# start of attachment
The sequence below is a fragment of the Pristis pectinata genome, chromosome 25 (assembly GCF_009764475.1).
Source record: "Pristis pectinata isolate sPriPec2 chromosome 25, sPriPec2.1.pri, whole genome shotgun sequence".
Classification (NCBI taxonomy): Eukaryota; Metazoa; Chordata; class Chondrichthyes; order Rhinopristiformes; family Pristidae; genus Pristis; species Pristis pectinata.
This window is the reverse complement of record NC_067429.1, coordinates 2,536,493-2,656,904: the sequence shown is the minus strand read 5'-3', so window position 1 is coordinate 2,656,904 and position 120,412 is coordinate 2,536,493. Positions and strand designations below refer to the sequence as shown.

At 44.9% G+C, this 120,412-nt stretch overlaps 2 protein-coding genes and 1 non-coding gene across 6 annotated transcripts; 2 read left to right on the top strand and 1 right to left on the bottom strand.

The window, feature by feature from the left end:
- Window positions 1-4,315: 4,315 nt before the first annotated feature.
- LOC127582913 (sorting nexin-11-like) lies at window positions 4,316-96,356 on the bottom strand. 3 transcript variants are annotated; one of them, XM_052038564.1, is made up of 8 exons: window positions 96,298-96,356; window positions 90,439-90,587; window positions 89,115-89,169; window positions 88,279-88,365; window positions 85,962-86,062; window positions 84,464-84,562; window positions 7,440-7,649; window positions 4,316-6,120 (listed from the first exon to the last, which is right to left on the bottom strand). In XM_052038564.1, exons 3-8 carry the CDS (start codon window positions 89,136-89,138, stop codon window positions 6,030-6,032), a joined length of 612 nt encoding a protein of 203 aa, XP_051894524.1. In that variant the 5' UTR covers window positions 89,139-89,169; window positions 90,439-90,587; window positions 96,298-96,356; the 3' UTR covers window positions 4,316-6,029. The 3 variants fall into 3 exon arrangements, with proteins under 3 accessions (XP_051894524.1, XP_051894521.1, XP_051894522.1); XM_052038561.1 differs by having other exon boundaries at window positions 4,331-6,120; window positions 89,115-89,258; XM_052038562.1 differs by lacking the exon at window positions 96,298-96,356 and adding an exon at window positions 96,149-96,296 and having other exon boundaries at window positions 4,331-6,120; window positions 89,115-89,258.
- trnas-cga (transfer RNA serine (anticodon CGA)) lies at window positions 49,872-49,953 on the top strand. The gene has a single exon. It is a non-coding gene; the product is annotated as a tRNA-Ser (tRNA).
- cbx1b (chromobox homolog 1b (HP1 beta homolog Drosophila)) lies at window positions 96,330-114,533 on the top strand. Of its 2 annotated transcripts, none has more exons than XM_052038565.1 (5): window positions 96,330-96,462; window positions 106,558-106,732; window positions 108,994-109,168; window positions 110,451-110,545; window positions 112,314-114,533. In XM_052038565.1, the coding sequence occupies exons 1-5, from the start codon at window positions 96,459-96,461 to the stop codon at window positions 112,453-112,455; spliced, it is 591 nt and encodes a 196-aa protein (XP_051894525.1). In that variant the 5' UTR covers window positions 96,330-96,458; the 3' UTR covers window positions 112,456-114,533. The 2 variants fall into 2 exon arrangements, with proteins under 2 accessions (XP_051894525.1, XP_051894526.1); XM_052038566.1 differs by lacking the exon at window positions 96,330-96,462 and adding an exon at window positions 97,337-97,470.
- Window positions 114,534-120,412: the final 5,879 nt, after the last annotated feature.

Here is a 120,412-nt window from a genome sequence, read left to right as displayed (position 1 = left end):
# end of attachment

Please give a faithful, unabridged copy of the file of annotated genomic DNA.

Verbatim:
The sequence below is a fragment of the Pristis pectinata genome, chromosome 25 (assembly GCF_009764475.1).
Source record: "Pristis pectinata isolate sPriPec2 chromosome 25, sPriPec2.1.pri, whole genome shotgun sequence".
Classification (NCBI taxonomy): Eukaryota; Metazoa; Chordata; class Chondrichthyes; order Rhinopristiformes; family Pristidae; genus Pristis; species Pristis pectinata.
This window is the reverse complement of record NC_067429.1, coordinates 2,536,493-2,656,904: the sequence shown is the minus strand read 5'-3', so window position 1 is coordinate 2,656,904 and position 120,412 is coordinate 2,536,493. Positions and strand designations below refer to the sequence as shown.

At 44.9% G+C, this 120,412-nt stretch overlaps 2 protein-coding genes and 1 non-coding gene across 6 annotated transcripts; 2 read left to right on the top strand and 1 right to left on the bottom strand.

The window, feature by feature from the left end:
- Window positions 1-4,315: 4,315 nt before the first annotated feature.
- LOC127582913 (sorting nexin-11-like) lies at window positions 4,316-96,356 on the bottom strand. 3 transcript variants are annotated; one of them, XM_052038564.1, is made up of 8 exons: window positions 96,298-96,356; window positions 90,439-90,587; window positions 89,115-89,169; window positions 88,279-88,365; window positions 85,962-86,062; window positions 84,464-84,562; window positions 7,440-7,649; window positions 4,316-6,120 (listed from the first exon to the last, which is right to left on the bottom strand). In XM_052038564.1, exons 3-8 carry the CDS (start codon window positions 89,136-89,138, stop codon window positions 6,030-6,032), a joined length of 612 nt encoding a protein of 203 aa, XP_051894524.1. In that variant the 5' UTR covers window positions 89,139-89,169; window positions 90,439-90,587; window positions 96,298-96,356; the 3' UTR covers window positions 4,316-6,029. The 3 variants fall into 3 exon arrangements, with proteins under 3 accessions (XP_051894524.1, XP_051894521.1, XP_051894522.1); XM_052038561.1 differs by having other exon boundaries at window positions 4,331-6,120; window positions 89,115-89,258; XM_052038562.1 differs by lacking the exon at window positions 96,298-96,356 and adding an exon at window positions 96,149-96,296 and having other exon boundaries at window positions 4,331-6,120; window positions 89,115-89,258.
- trnas-cga (transfer RNA serine (anticodon CGA)) lies at window positions 49,872-49,953 on the top strand. The gene has a single exon. It is a non-coding gene; the product is annotated as a tRNA-Ser (tRNA).
- cbx1b (chromobox homolog 1b (HP1 beta homolog Drosophila)) lies at window positions 96,330-114,533 on the top strand. Of its 2 annotated transcripts, none has more exons than XM_052038565.1 (5): window positions 96,330-96,462; window positions 106,558-106,732; window positions 108,994-109,168; window positions 110,451-110,545; window positions 112,314-114,533. In XM_052038565.1, the coding sequence occupies exons 1-5, from the start codon at window positions 96,459-96,461 to the stop codon at window positions 112,453-112,455; spliced, it is 591 nt and encodes a 196-aa protein (XP_051894525.1). In that variant the 5' UTR covers window positions 96,330-96,458; the 3' UTR covers window positions 112,456-114,533. The 2 variants fall into 2 exon arrangements, with proteins under 2 accessions (XP_051894525.1, XP_051894526.1); XM_052038566.1 differs by lacking the exon at window positions 96,330-96,462 and adding an exon at window positions 97,337-97,470.
- Window positions 114,534-120,412: the final 5,879 nt, after the last annotated feature.

Here is a 120,412-nt window from a genome sequence, read left to right as displayed (position 1 = left end):